Can acts of violence be prevented or predicted?
A conversation with assistant professor of psychiatry Benjamin Nordstrom
The murder, in December 2012, of 20 children and six adults at Sandy Hook Elementary School in Newtown, Conn., has prompted a great deal of discussion about the causes of such acts and what, if anything, might be done to prevent them. A common topic in this discussion is mental illness, and whether cuts to mental health services have increased the risk of acts of mass violence. Dartmouth Medicine editor Amos Esty asked Benjamin Nordstrom, an expert in the intersection of mental illness and crime, to give his thoughts on the shooting in Newtown and its relation to treatment of mental illness.
DARTMOUTH MEDICINE: Since the shooting in Newtown, Conn., there has been a lot of discussion of mental illness and violence. Is there a link between the two?
NORDSTROM: In general, the vast majority of people with mental illness have no increased risk of violence at all. It also depends on how you define mental illness. For certain constructs, such as antisocial personality disorder, borderline personality disorder, and psychopathy, then, yes, the propensity for violence is increased. But when people think about the mentally ill, they're usually thinking about people with depression, bipolar disorder, or other such conditions, and those conditions do not have any elevated risk of violence.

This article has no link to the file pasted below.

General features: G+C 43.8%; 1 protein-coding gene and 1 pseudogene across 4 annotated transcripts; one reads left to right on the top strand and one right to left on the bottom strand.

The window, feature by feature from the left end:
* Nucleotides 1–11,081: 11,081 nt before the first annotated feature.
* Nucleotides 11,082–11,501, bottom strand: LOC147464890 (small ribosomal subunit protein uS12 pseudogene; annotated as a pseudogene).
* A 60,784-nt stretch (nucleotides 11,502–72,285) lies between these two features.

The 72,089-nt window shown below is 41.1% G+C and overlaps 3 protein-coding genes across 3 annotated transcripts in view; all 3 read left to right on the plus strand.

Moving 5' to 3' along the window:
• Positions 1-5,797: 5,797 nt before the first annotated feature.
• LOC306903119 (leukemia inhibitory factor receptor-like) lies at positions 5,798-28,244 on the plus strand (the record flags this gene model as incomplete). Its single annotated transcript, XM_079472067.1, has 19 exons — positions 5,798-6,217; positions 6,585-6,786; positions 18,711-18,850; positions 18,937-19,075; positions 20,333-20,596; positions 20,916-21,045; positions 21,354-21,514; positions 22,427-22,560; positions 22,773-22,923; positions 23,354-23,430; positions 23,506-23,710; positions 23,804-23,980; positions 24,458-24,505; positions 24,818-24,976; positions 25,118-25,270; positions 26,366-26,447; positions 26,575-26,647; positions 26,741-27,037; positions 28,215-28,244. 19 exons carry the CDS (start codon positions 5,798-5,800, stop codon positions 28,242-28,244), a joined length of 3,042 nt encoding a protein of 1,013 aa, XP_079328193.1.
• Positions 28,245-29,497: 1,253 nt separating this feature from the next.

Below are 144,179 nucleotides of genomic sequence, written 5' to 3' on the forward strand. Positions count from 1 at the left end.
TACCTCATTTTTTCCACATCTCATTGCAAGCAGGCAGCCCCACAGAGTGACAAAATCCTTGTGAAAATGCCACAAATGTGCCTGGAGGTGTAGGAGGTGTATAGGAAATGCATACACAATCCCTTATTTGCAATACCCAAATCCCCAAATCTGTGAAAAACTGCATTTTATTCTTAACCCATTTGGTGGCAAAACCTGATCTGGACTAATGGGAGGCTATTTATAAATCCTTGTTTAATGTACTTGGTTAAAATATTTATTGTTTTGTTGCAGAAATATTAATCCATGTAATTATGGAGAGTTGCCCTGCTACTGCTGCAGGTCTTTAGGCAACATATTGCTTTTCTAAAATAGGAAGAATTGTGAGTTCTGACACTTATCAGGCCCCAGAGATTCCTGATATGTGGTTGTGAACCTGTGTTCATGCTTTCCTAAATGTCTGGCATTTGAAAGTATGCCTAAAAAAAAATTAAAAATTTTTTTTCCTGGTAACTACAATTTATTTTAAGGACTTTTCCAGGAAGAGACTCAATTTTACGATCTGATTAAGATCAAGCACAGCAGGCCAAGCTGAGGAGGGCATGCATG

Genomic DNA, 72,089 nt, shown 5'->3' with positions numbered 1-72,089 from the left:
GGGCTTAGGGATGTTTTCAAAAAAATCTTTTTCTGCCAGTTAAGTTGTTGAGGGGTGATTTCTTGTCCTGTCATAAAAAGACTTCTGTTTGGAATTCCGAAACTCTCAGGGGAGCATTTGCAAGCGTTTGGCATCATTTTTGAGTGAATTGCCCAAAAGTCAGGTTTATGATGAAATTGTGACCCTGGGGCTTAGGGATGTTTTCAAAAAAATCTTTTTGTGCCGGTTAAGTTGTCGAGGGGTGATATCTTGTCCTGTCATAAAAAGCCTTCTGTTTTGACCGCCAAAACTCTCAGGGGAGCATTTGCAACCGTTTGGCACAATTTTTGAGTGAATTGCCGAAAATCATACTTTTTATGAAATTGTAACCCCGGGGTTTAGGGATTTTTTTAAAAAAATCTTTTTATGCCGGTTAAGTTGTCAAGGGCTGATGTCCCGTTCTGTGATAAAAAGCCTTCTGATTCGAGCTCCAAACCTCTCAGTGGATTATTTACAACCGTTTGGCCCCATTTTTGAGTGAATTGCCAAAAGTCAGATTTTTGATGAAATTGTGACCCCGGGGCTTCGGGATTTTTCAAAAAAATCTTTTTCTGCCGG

DM: In some sense, it seems that by definition there must be some sort of mental disturbance in anyone who carries out a mass shooting or similar act of violence.
NORDSTROM: Right, it's sort of by definition an aberrant, abnormal behavior. But not all aberrant, abnormal behavior is necessarily sick behavior. Sometimes it is just bad behavior. Certainly there are examples of people committing these crimes who do appear to have a mental illness, such as the man who shot Congresswomen Gabrielle Giffords. According to his defense team, he appears to have had some significant mental illness. But that doesn't mean that in general we can infer that people with such illnesses are more likely to behave like that.
DM: Given what you've said, that there's generally not a connection between mental illness and violence, other than for a few specific conditions, why do you think mental health is always raised as an issue when acts of mass violence occur?